Tuesday, April 10, 2012

To the shore

I thought I was prepared.  I really thought I was.  If one could ever truly be prepared for a silent earthquake that swallows families whole.  I told myself I would be able to hold onto the railing as strangers wiped their eyes, speaking of the ones already in the water and the ones lost long ago.  In reality I was ill prepared to know the scope and depth of how much cancer has touched the lives of so many.  As I undertook the challenge of running my first marathon for Dana-Farber I knew it would change me.  I just couldn't imagine how much.  My chest feels now these many months later like it's been cracked open with a sweetness only rebirth can claim credit for.  I know now.  I have seen. I have touched.  I wake sometimes in the middle of the night remembering how you talked about your Sister or how your Father was so brave.  I will never forget your face.  It is my face, staring back at me in the mirror.  I listen when you tell me not to wait to come visit.  I don't.  That is what cancer does to us.  It takes us by the shoulders, shakes us to our core, tells us that life will never be the same.  And one thing is for sure, cancer does not fuck around.  It means business.  In all the powerlessness swirling around cancer we sometimes forget that we still have choices.  How to treat.  To forgive or not to forgive.  What we want to say to those we love the most.  To fight with everything in us.  What to bring forward, what to leave behind.  

I know now that I will not forget what a miracle love, support, kindness & friendship bring.  Cancer can have none of it.  When we rally for those we love the energy that surrounds those afflicted is changed, and in that, their lives are changed.  When we hold a hand, when we listen, we bring healing to those who need it most- sometimes the person with cancer, sometimes ourselves.   We can also feel a roller coaster of emotions.  We sometimes cannot recognize ourselves in the midst of the wave that is pulling us down.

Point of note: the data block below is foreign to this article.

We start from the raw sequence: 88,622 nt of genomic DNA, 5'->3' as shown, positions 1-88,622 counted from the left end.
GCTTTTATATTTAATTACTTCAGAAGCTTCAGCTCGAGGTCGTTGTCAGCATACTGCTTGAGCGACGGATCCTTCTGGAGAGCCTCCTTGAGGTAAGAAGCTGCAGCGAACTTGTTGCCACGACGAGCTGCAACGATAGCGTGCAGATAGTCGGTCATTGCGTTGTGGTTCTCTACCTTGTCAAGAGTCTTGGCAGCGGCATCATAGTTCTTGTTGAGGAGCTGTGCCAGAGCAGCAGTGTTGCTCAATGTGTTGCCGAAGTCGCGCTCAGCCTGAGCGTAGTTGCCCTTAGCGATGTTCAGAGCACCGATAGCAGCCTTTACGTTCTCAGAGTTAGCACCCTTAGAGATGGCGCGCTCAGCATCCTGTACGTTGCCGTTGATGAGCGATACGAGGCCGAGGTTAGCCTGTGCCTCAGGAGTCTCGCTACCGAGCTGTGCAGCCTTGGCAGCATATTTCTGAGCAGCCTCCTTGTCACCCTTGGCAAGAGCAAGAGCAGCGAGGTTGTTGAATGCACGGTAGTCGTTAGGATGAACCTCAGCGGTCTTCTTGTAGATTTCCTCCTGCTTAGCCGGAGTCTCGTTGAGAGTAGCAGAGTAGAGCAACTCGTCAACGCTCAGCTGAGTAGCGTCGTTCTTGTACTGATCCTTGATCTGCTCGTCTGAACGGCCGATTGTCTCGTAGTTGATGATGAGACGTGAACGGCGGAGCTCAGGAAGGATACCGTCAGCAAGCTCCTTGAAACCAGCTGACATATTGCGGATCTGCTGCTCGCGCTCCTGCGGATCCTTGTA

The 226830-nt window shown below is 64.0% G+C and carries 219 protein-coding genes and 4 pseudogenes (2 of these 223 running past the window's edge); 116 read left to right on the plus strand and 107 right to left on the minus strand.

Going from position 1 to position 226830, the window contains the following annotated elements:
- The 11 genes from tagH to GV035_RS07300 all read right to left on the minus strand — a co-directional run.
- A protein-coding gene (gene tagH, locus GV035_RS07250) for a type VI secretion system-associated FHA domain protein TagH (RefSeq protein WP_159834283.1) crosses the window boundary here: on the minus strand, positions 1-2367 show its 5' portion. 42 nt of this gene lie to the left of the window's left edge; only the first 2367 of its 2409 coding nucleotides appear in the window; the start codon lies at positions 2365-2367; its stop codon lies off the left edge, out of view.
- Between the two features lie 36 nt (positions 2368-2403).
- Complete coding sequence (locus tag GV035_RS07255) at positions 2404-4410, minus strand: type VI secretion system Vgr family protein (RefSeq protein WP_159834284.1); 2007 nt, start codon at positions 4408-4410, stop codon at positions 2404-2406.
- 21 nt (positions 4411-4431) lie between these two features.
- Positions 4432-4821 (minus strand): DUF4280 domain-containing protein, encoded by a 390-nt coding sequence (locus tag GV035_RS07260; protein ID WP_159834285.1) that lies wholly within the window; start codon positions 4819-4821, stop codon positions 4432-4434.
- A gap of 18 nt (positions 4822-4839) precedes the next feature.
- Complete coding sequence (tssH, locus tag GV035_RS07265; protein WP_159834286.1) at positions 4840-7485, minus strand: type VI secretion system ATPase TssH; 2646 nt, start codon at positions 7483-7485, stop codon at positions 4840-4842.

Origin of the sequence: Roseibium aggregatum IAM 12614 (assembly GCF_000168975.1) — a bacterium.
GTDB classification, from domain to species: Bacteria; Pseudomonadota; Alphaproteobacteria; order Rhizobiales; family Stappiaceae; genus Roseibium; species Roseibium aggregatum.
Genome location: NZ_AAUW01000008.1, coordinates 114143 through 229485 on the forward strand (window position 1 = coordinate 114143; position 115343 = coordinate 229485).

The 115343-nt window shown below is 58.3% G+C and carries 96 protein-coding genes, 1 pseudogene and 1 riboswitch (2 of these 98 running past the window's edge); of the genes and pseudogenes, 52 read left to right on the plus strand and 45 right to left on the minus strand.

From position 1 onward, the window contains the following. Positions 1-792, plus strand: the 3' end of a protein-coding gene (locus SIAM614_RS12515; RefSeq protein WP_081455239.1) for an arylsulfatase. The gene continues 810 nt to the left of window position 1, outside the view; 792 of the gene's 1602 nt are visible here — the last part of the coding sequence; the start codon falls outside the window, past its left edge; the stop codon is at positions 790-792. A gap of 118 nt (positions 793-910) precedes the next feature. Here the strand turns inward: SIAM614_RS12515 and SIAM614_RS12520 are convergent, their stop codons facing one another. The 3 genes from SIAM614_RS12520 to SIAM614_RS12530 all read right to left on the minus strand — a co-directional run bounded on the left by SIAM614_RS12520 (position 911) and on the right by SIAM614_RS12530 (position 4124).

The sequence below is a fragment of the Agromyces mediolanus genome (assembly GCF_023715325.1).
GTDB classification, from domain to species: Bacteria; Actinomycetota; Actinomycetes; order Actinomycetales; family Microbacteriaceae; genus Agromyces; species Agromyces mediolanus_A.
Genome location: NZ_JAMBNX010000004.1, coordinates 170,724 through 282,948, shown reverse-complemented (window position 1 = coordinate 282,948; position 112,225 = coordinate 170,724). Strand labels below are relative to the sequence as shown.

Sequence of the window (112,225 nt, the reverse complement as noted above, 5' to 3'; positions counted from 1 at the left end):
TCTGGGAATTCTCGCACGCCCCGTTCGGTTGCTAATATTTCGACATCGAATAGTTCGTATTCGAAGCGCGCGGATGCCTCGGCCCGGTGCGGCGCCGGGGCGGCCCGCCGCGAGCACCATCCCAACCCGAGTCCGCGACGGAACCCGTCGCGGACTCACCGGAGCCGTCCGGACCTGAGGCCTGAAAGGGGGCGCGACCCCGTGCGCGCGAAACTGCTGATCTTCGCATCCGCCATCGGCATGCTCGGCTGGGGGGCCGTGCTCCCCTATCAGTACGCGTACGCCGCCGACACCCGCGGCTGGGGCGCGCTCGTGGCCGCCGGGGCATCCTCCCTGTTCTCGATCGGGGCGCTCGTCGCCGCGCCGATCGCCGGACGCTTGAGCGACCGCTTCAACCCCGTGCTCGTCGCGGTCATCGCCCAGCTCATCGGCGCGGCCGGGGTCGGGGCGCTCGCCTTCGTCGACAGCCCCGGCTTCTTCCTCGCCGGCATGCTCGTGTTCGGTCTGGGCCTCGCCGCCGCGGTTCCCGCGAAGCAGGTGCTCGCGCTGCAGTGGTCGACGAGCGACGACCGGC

I struggle with hating cancer.  And when I say struggle I mean I have to actively work to not punch walls when I hear another and another and another is fighting.  Taking.  Taken.  I have to actively tell myself it is OK; when there is nothing OK about it that the person I have loved beyond measure is only alive in her photos.  I sit with them telling myself the fade will not begin.  I remember.  I remember, her. 

 I wonder if all my moments of hating cancer give it more power- like drinking poison and waiting for someone else to die.  But there is no sense in cancer.  She did not come to argue, she came to rip and shred.  Or heal.  Or awaken.  Or sometimes we don't ever know why she came.  What we do know is that everyone, everywhere, rich or poor; the joyful and the miserable, the lonely and the full, all have a story.  Their stories are the life rafts we cling to, and like religion, how we choose to navigate through is a very personal choice.  One thing I am certain of, however we choose to travel the road with cancer; it is those who are on the road with us that matter most.  And that is a blessing that cancer cannot touch. 

Andrea Ardito is a Mother, Writer, Reiki Practitioner &Teacher. She is running the Boston Marathon on April 16th for Dana-Farber in honor of her Mother Barbara, who lost her battle with cancer.
You may reach her at andrea.df.bostonmarathon@gmail.com or to donatehttp://www.runDFMC.org/2012/andreaa

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